Saturday, July 02, 2005

The Adventures of Stuporwoman

Ahhhh, sweet vacation. For a while there, I wasn't sure I was going to make it this far. It's been deadline time at work, so for the past week-and-some I've been doing very little else except working. Up at 7, feed the animals, make the coffee, work, go to bed at midnight, start all over again the next day. It hasn't been much of an existence.

One thing I'll say for Hell Week is that the stress diet works every single time. You can live on coffee, Triscuits, and garlic-stuffed olives out of the jar and still lose weight. You can have anything you want, as long as your add a nice big old heaping helping of stress on top. This is one diet plan that the supermarket tabloids seem to keep missing, but it's a sure winner (if you survive). "I lost 287 pounds and my mind on the stress diet! You can too!"

Life Resumes

Let's see... what did I miss while I was buried in work? Happy belated Canada Day to all my Canadian friends (and little Seamus, who is panting his way through his first summer south of the border). Happy Summer Solstice to everyone! Now that I'm on vacation, I plan to do as much Nothing as I can possibly cram into one small week.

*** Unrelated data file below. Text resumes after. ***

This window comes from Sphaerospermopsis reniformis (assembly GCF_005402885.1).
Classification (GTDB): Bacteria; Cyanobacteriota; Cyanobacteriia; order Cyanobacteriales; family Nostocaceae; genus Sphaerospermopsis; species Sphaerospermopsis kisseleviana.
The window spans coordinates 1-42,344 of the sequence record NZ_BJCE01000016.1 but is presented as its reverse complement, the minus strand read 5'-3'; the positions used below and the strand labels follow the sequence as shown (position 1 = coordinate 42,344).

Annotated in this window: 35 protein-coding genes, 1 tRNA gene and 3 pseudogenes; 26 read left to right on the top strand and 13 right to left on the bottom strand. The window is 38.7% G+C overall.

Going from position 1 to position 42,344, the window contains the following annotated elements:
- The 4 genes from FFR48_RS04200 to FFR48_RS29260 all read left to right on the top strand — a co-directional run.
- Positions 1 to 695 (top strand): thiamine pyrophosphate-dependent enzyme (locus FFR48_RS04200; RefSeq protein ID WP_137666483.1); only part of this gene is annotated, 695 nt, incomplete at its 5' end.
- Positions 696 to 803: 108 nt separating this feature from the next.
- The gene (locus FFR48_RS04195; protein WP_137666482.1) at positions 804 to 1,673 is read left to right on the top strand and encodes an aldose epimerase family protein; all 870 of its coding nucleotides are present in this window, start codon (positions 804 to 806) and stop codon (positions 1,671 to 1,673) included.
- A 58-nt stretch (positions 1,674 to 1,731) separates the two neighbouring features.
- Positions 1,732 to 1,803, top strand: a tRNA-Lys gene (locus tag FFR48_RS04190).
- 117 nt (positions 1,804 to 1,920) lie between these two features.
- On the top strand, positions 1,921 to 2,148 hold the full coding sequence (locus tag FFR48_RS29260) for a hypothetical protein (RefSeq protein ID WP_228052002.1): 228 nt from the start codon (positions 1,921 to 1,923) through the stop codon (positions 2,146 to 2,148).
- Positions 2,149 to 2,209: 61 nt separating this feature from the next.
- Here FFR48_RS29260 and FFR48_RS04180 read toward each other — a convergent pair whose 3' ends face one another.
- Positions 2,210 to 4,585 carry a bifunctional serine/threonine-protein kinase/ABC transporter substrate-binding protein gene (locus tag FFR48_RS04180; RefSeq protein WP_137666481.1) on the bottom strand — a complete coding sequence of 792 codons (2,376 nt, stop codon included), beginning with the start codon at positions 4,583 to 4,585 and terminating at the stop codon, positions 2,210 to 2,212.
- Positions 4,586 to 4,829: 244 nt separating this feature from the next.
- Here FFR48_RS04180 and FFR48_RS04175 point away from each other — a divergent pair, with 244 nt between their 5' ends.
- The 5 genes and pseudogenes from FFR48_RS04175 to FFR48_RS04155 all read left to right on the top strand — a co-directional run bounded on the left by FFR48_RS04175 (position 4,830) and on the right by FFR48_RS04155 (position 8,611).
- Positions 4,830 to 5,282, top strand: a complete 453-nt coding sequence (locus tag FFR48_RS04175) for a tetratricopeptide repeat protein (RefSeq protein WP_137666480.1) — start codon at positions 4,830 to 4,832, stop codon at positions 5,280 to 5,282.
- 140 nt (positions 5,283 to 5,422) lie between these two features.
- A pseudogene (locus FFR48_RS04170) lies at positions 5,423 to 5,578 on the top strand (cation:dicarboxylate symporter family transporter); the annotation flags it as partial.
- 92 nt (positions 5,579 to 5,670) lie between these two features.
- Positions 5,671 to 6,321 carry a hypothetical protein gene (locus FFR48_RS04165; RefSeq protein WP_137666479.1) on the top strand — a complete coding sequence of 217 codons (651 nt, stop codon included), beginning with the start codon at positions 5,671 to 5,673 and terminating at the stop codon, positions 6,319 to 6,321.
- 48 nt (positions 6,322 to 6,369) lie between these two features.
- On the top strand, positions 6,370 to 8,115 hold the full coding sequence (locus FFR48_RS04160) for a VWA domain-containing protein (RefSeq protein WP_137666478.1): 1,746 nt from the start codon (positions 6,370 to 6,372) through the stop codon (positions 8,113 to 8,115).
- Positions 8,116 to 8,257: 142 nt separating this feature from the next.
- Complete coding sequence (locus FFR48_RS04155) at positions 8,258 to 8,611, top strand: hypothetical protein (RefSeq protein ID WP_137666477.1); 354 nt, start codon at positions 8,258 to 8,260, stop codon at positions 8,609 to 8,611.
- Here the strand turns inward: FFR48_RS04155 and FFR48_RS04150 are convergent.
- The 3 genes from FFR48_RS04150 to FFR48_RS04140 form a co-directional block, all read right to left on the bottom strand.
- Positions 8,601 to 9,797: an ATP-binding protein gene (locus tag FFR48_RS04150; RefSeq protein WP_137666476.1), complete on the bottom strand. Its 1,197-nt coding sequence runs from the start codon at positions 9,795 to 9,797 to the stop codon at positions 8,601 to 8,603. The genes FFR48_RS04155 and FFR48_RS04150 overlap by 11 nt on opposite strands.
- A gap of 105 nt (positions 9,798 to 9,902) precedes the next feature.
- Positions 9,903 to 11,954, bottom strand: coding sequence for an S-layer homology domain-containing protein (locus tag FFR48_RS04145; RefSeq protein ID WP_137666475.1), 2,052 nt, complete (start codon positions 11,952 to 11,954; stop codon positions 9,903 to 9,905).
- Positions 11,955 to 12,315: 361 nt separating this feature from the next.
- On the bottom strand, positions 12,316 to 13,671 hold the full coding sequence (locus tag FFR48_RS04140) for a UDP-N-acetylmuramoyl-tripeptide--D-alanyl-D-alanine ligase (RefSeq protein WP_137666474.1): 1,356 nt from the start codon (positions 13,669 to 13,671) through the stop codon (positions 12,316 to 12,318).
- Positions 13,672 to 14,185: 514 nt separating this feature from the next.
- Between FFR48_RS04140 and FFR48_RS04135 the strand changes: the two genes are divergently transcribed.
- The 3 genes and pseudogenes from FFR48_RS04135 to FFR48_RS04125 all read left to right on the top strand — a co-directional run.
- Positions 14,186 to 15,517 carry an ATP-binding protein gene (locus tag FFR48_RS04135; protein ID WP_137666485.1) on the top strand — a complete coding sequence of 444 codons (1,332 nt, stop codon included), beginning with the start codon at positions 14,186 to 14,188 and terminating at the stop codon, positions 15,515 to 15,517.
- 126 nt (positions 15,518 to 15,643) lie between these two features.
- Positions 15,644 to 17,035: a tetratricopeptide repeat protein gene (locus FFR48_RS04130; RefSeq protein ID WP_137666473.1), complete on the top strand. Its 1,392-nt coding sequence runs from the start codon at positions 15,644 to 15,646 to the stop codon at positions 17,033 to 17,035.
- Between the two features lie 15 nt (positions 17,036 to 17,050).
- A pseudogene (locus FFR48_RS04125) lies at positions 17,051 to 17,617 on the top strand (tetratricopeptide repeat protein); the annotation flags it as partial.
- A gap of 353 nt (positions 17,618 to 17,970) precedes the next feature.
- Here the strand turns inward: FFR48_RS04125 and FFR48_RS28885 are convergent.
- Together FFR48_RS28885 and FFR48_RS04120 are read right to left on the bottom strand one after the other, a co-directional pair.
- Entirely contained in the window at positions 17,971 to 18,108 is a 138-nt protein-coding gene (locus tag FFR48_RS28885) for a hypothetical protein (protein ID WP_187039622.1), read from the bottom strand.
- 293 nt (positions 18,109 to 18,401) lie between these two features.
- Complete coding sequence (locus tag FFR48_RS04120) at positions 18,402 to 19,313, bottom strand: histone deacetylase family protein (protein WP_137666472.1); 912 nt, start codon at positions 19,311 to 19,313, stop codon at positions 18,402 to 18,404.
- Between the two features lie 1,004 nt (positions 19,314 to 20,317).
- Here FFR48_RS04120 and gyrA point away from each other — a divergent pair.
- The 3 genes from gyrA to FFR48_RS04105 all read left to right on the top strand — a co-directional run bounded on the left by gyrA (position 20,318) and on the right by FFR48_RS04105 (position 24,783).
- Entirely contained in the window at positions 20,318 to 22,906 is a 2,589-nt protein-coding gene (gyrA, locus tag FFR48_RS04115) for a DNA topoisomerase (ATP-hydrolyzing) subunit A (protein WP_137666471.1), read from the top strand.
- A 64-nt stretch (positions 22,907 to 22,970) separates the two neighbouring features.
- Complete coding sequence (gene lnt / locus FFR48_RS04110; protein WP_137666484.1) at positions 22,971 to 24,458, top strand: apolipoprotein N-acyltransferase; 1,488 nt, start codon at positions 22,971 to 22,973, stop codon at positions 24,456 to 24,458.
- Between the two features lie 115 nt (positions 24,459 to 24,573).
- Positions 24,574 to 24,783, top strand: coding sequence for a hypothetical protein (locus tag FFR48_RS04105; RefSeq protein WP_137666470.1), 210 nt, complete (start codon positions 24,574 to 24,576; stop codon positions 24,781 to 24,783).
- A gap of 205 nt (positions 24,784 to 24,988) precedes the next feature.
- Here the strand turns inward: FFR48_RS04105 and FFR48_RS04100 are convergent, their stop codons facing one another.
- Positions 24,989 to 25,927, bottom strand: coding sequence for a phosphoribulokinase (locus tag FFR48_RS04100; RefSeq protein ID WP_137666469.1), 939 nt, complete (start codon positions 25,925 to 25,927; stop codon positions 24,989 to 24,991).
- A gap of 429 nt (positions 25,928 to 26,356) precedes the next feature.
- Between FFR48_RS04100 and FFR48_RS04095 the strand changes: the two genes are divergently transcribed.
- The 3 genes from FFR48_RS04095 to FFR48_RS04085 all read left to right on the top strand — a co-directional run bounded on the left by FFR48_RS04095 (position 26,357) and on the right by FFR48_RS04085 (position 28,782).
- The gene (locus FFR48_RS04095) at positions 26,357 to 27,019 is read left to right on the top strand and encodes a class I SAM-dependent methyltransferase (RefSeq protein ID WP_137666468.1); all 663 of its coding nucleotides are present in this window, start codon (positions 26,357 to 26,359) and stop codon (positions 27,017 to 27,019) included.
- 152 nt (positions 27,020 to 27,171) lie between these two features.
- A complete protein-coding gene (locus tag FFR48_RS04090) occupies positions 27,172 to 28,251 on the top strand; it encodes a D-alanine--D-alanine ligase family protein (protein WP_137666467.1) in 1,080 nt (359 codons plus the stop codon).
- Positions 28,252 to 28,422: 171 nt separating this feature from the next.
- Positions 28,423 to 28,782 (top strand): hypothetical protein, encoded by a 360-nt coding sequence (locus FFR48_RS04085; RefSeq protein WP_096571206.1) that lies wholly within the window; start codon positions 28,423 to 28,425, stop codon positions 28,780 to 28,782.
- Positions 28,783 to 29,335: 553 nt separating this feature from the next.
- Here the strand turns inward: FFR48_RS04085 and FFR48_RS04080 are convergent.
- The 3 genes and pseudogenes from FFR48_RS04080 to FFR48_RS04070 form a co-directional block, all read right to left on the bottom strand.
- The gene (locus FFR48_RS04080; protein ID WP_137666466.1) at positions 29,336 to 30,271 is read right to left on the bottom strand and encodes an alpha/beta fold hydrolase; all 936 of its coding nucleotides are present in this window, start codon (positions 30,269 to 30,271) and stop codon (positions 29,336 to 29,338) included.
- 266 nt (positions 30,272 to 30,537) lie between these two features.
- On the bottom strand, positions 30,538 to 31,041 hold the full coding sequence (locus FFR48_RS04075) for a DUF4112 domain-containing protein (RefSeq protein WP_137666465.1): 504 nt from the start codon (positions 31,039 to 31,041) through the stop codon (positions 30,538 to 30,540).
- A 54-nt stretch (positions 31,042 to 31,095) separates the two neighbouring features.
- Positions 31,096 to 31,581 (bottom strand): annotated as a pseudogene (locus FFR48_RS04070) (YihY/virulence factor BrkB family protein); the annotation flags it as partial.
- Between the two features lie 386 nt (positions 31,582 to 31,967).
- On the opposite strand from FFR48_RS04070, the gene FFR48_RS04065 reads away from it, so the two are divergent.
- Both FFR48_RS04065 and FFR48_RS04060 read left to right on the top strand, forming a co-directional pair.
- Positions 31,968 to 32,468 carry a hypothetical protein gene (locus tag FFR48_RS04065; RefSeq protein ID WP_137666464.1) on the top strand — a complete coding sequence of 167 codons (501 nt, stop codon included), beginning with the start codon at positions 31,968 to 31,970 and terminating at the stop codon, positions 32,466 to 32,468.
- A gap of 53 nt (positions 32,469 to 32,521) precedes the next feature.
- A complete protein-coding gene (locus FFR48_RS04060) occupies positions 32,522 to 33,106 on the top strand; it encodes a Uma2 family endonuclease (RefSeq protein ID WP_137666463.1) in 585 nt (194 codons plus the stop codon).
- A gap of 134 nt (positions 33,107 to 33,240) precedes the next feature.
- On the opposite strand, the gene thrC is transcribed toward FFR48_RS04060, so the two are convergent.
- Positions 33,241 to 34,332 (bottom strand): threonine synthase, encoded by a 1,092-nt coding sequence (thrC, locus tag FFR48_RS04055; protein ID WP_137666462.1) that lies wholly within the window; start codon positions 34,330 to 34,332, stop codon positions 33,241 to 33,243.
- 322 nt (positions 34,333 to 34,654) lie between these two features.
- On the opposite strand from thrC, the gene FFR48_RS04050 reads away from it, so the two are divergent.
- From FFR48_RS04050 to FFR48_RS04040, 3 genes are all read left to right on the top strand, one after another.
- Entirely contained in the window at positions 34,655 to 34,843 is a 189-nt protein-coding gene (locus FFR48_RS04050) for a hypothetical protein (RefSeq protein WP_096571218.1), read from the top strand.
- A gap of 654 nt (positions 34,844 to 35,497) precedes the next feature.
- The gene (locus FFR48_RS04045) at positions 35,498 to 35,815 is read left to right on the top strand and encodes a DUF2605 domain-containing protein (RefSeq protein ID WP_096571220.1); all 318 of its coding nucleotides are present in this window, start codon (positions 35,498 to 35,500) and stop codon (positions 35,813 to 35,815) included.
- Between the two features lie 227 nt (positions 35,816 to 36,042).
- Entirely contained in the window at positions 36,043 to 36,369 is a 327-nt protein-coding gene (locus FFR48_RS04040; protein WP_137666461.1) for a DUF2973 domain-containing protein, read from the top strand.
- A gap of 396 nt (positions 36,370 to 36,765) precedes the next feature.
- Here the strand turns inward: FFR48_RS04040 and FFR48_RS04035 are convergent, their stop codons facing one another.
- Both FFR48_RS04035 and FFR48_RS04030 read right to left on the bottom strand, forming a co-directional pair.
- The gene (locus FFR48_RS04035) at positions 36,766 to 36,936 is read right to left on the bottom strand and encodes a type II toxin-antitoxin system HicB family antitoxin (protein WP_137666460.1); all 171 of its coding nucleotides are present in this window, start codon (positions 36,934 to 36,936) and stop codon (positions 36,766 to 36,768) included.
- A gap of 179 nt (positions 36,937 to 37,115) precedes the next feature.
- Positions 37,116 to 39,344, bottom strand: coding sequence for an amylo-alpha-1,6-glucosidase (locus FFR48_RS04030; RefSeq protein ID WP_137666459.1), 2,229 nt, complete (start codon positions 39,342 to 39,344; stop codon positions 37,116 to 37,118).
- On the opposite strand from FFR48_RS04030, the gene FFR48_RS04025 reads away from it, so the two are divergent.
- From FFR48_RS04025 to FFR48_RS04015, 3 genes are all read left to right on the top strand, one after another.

Greg's on his way home from Oregon; he called from the Eugene airport just before his plane to SFO started boarding. From what he's related to me, the partings from the festival sounded much like the ones on the last day of summer camp. He's made some friends and a number of interesting acquaintances out there, and is already talking about submitting for next year so he can see them all again. He took Thursday off from the symposium (read: He cut class. What a reprobate!) and drove the 2.5 hours down to Crater Lake to hike, meditate, and take pictures. He returned with the seeds of another new piece. He'll have plenty of time on planes to work on it before he returns to Maine in the wee, wee, wee hours (I pick him up in Portland at 1:40-odd AM).

Yesterday he spent a long while with one of the choral conductors at the festival, the one who conducted the children's chorus in the Bach Christmas Oratorio that was performed there. The conductor was very interested in Greg's choral pieces and songs, and he was able to put together a collection of scores for her to read over and possibly perform and record. That could be exciting!

In addition, he and some of his composer friends spent a good long time talking with David Herrington of the Kronos Quartet. The Quartet has been looking to branch out into music that doesn't sound like "just another Kronos Quartet piece," and Greg and some of his fellow composers just might be able to get some works played. I like to think that the Quartet would love to play some of Greg's wild harmonies; they definitely wouldn't sound like "just another Kronos Quartet piece."